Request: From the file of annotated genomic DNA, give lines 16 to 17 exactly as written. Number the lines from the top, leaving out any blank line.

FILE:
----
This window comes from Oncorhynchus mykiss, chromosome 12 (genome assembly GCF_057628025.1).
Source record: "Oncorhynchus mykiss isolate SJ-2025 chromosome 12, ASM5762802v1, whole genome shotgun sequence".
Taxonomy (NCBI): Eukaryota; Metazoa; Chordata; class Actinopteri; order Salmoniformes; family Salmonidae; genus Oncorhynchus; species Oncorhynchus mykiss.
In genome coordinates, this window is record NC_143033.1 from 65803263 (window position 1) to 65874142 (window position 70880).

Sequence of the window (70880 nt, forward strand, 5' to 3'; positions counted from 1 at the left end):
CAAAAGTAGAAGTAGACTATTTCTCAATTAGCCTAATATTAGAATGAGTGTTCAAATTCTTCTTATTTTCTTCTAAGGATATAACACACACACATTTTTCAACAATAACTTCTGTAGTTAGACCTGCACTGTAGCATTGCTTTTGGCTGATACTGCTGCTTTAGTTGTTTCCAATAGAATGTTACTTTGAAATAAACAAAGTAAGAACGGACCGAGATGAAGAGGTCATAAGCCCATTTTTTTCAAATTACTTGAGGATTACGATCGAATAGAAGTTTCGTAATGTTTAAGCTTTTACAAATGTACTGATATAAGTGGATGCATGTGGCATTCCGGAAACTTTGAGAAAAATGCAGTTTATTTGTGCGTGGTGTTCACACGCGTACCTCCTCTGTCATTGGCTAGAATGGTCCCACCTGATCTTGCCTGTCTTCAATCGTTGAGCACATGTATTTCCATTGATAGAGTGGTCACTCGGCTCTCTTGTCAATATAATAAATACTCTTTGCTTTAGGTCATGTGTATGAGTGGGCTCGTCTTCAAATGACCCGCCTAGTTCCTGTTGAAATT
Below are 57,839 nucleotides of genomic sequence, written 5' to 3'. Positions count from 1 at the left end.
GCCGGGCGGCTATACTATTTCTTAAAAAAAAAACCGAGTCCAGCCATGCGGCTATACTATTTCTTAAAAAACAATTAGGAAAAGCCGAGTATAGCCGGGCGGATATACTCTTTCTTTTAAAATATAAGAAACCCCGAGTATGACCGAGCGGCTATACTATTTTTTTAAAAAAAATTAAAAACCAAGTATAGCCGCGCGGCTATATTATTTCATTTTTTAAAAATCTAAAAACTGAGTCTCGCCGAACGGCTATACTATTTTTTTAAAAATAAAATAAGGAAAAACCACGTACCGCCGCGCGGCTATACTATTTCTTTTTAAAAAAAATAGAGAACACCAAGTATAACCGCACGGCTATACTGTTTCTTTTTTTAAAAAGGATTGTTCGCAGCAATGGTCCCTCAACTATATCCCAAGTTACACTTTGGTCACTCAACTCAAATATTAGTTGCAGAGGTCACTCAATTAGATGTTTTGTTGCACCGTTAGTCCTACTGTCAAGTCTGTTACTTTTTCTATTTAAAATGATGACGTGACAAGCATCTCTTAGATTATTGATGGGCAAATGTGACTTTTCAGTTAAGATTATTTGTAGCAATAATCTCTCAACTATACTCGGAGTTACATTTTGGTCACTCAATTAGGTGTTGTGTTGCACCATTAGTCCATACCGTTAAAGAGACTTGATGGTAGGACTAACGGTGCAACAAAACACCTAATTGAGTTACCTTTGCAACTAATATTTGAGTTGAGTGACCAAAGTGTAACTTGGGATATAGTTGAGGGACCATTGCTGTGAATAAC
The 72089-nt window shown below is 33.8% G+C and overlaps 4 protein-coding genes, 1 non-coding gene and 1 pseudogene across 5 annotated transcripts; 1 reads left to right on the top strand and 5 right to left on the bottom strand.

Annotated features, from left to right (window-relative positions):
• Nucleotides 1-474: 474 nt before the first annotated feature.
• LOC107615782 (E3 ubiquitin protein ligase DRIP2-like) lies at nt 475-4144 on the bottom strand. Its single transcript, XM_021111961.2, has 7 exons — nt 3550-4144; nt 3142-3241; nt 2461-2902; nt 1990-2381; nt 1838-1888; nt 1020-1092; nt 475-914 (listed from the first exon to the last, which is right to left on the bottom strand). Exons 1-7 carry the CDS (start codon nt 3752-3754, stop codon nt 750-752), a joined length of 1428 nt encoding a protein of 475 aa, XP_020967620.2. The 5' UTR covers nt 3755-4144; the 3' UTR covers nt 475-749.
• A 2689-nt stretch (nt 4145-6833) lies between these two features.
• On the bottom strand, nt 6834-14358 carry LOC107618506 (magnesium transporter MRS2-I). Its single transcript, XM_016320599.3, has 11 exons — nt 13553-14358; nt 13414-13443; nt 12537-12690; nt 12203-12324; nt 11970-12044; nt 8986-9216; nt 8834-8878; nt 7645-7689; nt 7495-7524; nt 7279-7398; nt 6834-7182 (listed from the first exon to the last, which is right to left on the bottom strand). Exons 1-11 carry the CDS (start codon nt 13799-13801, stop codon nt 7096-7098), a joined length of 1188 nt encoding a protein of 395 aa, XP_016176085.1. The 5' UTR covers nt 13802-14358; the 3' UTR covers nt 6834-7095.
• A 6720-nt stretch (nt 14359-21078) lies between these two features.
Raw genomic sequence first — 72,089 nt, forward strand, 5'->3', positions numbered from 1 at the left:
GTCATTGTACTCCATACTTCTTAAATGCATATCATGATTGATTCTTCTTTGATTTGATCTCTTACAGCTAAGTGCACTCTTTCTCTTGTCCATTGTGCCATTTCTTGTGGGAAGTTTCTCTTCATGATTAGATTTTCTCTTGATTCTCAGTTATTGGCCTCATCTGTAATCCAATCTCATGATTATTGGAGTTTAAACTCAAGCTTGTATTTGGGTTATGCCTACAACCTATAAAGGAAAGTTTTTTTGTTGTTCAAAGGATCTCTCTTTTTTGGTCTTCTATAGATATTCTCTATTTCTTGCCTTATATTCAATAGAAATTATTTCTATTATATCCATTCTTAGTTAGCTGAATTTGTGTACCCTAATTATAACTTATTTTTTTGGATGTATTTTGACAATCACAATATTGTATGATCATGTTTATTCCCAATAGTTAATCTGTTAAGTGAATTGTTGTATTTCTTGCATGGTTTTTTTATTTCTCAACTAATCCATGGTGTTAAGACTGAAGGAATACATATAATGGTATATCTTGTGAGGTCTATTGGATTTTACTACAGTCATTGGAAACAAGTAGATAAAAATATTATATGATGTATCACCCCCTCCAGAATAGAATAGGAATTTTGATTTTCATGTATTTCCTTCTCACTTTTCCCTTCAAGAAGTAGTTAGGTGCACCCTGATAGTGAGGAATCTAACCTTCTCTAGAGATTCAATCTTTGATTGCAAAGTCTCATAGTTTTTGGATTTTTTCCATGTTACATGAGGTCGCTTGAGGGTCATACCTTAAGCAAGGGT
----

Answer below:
Raw genomic sequence first — 72,089 nt, forward strand, 5'->3', positions numbered from 1 at the left:
GTCATTGTACTCCATACTTCTTAAATGCATATCATGATTGATTCTTCTTTGATTTGATCTCTTACAGCTAAGTGCACTCTTTCTCTTGTCCATTGTGCCATTTCTTGTGGGAAGTTTCTCTTCATGATTAGATTTTCTCTTGATTCTCAGTTATTGGCCTCATCTGTAATCCAATCTCATGATTATTGGAGTTTAAACTCAAGCTTGTATTTGGGTTATGCCTACAACCTATAAAGGAAAGTTTTTTTGTTGTTCAAAGGATCTCTCTTTTTTGGTCTTCTATAGATATTCTCTATTTCTTGCCTTATATTCAATAGAAATTATTTCTATTATATCCATTCTTAGTTAGCTGAATTTGTGTACCCTAATTATAACTTATTTTTTTGGATGTATTTTGACAATCACAATATTGTATGATCATGTTTATTCCCAATAGTTAATCTGTTAAGTGAATTGTTGTATTTCTTGCATGGTTTTTTTATTTCTCAACTAATCCATGGTGTTAAGACTGAAGGAATACATATAATGGTATATCTTGTGAGGTCTATTGGATTTTACTACAGTCATTGGAAACAAGTAGATAAAAATATTATATGATGTATCACCCCCTCCAGAATAGAATAGGAATTTTGATTTTCATGTATTTCCTTCTCACTTTTCCCTTCAAGAAGTAGTTAGGTGCACCCTGATAGTGAGGAATCTAACCTTCTCTAGAGATTCAATCTTTGATTGCAAAGTCTCATAGTTTTTGGATTTTTTCCATGTTACATGAGGTCGCTTGAGGGTCATACCTTAAGCAAGGGT